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The 1050 Ti Is the Best Legacy Card (and There Will Never Be Another Like It)

Arnox

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As the future progresses, we'll obviously and inevitably get more and more powerful hardware, but as that continues, support for legacy games and hardware may start going to the wayside (actually, it's already slowly happening right now). For the most part, people don't have to worry about this too much at all at the moment, but if you're any kind of a legacy enthusiast for whatever reason, or perhaps you need to run legacy hardware or software for production work or other enterprise related tasks, the future is a little bit worrying.

Thankfully, in terms of legacy processors, ram, power supplies, and other components besides perhaps certain monitors, there is a great wealth of options at the right price, but for video cards, it's a different story. There are only two desktop graphics card development companies. AMD and NVidia. If you want something else that isn't bintel graphics or attached to a phone processor, you're straight out of luck. Ok, so within these two brands, what is the best card for legacy games, work, and hardware? Well, after considering all the factors, my pick is firmly on the 1050 Ti.

But wait, you say. There's another card that NVidia released to replace the 1050 Ti. The GTX 1650! While this is very true, the 1650 lacks an important legacy feature that the 1050 Ti has. But we'll get to that in a minute. Let's get on with the list now.

1. 32-bit driver support

The GeForce 10xx series is the last NVidia series to support 32-bit versions of Windows and Linux. This feature is missing from the GTX 1650 and from AMD's equivalent graphics card. This means as long as you have at least Windows 7 (or maybe even Vista) or some version of Linux installed on your legacy system, your 1050 Ti can be slotted in and it will work with no problems and with no OS reinstall required whatsoever.

2. Compact design

Got a small ass case? No problem! The 1050 Ti will still install into it quite nicely. While there are some variants of it with two fans that are slightly longer, assuming you're not going to overclock, the single fan design will get you by just fine and will allow for full compatibility with almost any case size, and even the dual fan designs are kinda small.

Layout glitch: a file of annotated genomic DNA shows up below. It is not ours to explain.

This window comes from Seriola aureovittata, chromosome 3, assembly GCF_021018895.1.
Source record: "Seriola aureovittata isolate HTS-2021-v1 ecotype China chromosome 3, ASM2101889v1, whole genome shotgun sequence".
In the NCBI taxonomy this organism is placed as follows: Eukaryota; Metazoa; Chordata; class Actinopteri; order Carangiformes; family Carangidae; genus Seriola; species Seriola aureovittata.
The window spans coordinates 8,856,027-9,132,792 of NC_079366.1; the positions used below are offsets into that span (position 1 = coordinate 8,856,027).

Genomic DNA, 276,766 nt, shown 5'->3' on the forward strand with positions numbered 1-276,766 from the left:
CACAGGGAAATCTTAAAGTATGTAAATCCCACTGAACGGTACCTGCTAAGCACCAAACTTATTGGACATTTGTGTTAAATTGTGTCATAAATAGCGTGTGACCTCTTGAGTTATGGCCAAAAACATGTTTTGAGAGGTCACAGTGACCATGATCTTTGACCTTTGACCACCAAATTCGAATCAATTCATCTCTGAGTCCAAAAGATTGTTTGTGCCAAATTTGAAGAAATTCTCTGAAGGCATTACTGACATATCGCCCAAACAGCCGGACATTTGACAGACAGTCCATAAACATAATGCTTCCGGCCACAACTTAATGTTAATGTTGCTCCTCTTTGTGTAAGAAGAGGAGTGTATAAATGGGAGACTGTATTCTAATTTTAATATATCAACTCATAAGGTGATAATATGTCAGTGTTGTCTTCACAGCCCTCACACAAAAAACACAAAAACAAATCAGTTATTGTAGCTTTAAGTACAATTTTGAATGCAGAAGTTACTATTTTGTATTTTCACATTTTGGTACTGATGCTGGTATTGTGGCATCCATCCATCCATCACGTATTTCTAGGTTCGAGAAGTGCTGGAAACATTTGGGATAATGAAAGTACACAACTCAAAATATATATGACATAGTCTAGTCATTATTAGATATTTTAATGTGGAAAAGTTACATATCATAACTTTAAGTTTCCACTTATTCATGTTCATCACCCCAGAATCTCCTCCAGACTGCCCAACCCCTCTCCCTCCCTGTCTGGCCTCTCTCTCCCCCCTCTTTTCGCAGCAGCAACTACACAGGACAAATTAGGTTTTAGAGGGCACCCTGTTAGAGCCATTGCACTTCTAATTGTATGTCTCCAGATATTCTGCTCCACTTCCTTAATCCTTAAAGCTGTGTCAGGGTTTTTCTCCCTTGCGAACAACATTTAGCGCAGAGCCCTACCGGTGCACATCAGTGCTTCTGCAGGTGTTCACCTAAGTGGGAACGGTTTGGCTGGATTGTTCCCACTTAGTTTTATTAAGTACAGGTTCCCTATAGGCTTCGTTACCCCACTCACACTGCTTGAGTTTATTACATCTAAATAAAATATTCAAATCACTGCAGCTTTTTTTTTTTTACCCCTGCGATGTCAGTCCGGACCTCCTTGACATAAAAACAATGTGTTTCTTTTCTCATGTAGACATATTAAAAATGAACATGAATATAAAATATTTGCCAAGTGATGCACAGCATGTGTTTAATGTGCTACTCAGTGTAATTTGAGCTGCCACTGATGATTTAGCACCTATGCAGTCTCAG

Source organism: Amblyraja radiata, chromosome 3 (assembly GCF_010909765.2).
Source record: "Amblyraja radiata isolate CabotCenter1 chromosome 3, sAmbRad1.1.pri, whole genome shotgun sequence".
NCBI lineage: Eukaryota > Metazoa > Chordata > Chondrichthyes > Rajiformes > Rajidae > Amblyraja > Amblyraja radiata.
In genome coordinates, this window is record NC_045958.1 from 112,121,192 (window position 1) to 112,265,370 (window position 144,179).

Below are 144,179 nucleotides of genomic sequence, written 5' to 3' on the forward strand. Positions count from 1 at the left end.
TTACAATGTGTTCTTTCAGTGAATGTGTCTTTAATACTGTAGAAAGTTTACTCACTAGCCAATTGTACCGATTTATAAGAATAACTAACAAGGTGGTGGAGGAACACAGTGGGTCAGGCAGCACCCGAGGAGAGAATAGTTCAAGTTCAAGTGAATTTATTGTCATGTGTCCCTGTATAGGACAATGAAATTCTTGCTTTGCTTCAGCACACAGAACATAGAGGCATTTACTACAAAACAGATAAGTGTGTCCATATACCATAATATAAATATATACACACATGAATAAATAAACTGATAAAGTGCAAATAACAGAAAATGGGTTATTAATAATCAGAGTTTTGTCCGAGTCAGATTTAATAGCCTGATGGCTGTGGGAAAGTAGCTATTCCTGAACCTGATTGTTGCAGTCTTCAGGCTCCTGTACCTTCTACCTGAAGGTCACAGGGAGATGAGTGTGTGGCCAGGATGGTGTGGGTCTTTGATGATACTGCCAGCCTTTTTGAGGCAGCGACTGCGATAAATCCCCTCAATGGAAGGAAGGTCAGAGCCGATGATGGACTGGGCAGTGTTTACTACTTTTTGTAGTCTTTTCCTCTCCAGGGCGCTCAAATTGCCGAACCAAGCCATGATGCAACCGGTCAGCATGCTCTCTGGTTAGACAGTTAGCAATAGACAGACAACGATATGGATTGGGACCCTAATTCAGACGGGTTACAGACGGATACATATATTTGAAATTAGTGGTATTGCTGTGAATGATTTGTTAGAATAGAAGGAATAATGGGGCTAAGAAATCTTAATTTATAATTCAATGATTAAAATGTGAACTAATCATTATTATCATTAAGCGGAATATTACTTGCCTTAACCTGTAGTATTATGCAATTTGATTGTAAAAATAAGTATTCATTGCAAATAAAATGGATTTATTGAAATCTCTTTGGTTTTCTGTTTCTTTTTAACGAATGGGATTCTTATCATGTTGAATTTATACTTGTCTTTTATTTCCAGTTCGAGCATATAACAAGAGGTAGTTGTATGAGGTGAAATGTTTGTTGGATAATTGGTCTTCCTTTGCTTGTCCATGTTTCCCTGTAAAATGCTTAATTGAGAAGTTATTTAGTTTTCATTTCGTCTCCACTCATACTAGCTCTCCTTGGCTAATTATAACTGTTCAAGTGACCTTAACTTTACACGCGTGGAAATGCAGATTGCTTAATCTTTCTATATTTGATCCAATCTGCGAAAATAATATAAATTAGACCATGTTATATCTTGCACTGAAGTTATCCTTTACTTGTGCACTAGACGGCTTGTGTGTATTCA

3. No external power needed

Don't have any external power connectors on your PSU? No problem! The card will get all its power from the PCIe interface. A must for any system with a cheaper or OEM PSU.

4. Supports 4K DisplayPort, 4K HDMI, and DL-DVI-D

Sadly, no native VGA or DL-DVI-I port, but that is easily solved with an adapter if you really need one of those ports.

5. Legacy games run at full detail and high framerates

I've been tossing game after game at this for a while now and I've never had any noticeable performance dip. Not once. Now, obviously this isn't gonna be running the latest AAA games at max quality in 4k, but you should never have gotten this card for that kind of power anyway.

6. Good temperatures and doesn't run loud

Good thermals mean your old system doesn't have to throttle as much and also means more part longevity. It also means lower fan speeds which means less noise. Although I think even its peak, the fan is still not that noisy at all.

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Also, if you already have one of these cards and are looking to upgrade sometime, I'd HIGHLY recommend keeping this card, if nothing else, as an emergency graphics solution you can just slot in and use if you don't have on-board graphics and the card you get is broken for whatever reason, or if you're simply waiting on a new card to come in the mail. In the future, this card may start going up in price once people realize its excellent legacy capabilities.
 
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Arnox

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Bump. In light of some information I've learned rather recently, I'm changing my mind about the 980 Ti competing with the 1050 Ti for best legacy card.

As it turns out, they made another card, specifically in the 7xx series that also only draws power from the PCI-E slot and that is the 750 Ti. (They never made anything in the 9xx series that didn't require external power for some reason.) Now at first I didn't consider it as I thought it would be too weak, but in XP/Vista era games, it will still absolutely slaughter while still being able to fit in most cases and not requiring any external power, plus it has native support for analog display cables and it has drivers from XP all the way up to 10.

Basically, you should always try to run the 1050 Ti first, but if for some reason you need to run XP or Vista and/or just really want that native analog cable support, then you should slot in a 750 Ti instead.

EDIT: Apparently, some board partners DID make GTX 950s with no external power required, but good fucking luck getting one of them now. I scoured the web and I couldn't find a single listing. So yeah. 750 Ti.
 
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